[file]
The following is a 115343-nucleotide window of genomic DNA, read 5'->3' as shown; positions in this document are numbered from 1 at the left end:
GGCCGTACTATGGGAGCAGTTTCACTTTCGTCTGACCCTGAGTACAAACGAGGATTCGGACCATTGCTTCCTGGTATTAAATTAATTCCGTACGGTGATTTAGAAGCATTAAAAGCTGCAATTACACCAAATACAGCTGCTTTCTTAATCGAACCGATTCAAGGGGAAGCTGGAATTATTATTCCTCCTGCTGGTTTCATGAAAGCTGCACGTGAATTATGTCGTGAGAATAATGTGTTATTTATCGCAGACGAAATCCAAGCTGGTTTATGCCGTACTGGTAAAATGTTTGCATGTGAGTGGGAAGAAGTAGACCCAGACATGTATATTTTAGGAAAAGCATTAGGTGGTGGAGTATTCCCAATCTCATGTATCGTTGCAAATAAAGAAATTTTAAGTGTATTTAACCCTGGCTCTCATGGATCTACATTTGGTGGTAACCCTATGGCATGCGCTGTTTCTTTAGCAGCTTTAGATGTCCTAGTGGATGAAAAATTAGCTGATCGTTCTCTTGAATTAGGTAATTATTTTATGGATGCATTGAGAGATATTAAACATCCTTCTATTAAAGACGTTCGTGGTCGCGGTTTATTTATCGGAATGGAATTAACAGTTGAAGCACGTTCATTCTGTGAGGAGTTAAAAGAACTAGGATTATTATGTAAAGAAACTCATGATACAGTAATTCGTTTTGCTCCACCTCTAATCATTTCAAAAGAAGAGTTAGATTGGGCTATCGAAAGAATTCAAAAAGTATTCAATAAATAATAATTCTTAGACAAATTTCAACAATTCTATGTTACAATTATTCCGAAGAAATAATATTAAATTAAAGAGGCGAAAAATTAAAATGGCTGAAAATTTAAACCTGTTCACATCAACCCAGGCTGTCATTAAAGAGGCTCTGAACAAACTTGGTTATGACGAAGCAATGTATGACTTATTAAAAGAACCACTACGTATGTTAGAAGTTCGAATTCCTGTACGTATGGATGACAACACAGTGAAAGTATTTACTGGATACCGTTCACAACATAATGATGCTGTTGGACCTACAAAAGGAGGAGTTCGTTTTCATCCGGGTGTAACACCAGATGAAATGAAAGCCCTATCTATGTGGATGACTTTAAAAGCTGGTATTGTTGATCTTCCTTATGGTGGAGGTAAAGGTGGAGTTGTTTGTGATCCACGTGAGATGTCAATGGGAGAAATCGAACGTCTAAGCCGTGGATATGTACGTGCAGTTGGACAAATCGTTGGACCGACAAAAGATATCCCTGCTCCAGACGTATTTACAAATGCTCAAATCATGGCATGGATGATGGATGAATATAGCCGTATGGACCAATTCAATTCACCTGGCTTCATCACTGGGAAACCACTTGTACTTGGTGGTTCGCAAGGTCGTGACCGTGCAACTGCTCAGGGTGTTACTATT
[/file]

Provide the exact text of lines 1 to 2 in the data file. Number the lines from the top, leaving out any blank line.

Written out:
The following is a 115343-nucleotide window of genomic DNA, read 5'->3' as shown; positions in this document are numbered from 1 at the left end:
GGCCGTACTATGGGAGCAGTTTCACTTTCGTCTGACCCTGAGTACAAACGAGGATTCGGACCATTGCTTCCTGGTATTAAATTAATTCCGTACGGTGATTTAGAAGCATTAAAAGCTGCAATTACACCAAATACAGCTGCTTTCTTAATCGAACCGATTCAAGGGGAAGCTGGAATTATTATTCCTCCTGCTGGTTTCATGAAAGCTGCACGTGAATTATGTCGTGAGAATAATGTGTTATTTATCGCAGACGAAATCCAAGCTGGTTTATGCCGTACTGGTAAAATGTTTGCATGTGAGTGGGAAGAAGTAGACCCAGACATGTATATTTTAGGAAAAGCATTAGGTGGTGGAGTATTCCCAATCTCATGTATCGTTGCAAATAAAGAAATTTTAAGTGTATTTAACCCTGGCTCTCATGGATCTACATTTGGTGGTAACCCTATGGCATGCGCTGTTTCTTTAGCAGCTTTAGATGTCCTAGTGGATGAAAAATTAGCTGATCGTTCTCTTGAATTAGGTAATTATTTTATGGATGCATTGAGAGATATTAAACATCCTTCTATTAAAGACGTTCGTGGTCGCGGTTTATTTATCGGAATGGAATTAACAGTTGAAGCACGTTCATTCTGTGAGGAGTTAAAAGAACTAGGATTATTATGTAAAGAAACTCATGATACAGTAATTCGTTTTGCTCCACCTCTAATCATTTCAAAAGAAGAGTTAGATTGGGCTATCGAAAGAATTCAAAAAGTATTCAATAAATAATAATTCTTAGACAAATTTCAACAATTCTATGTTACAATTATTCCGAAGAAATAATATTAAATTAAAGAGGCGAAAAATTAAAATGGCTGAAAATTTAAACCTGTTCACATCAACCCAGGCTGTCATTAAAGAGGCTCTGAACAAACTTGGTTATGACGAAGCAATGTATGACTTATTAAAAGAACCACTACGTATGTTAGAAGTTCGAATTCCTGTACGTATGGATGACAACACAGTGAAAGTATTTACTGGATACCGTTCACAACATAATGATGCTGTTGGACCTACAAAAGGAGGAGTTCGTTTTCATCCGGGTGTAACACCAGATGAAATGAAAGCCCTATCTATGTGGATGACTTTAAAAGCTGGTATTGTTGATCTTCCTTATGGTGGAGGTAAAGGTGGAGTTGTTTGTGATCCACGTGAGATGTCAATGGGAGAAATCGAACGTCTAAGCCGTGGATATGTACGTGCAGTTGGACAAATCGTTGGACCGACAAAAGATATCCCTGCTCCAGACGTATTTACAAATGCTCAAATCATGGCATGGATGATGGATGAATATAGCCGTATGGACCAATTCAATTCACCTGGCTTCATCACTGGGAAACCACTTGTACTTGGTGGTTCGCAAGGTCGTGACCGTGCAACTGCTCAGGGTGTTACTATT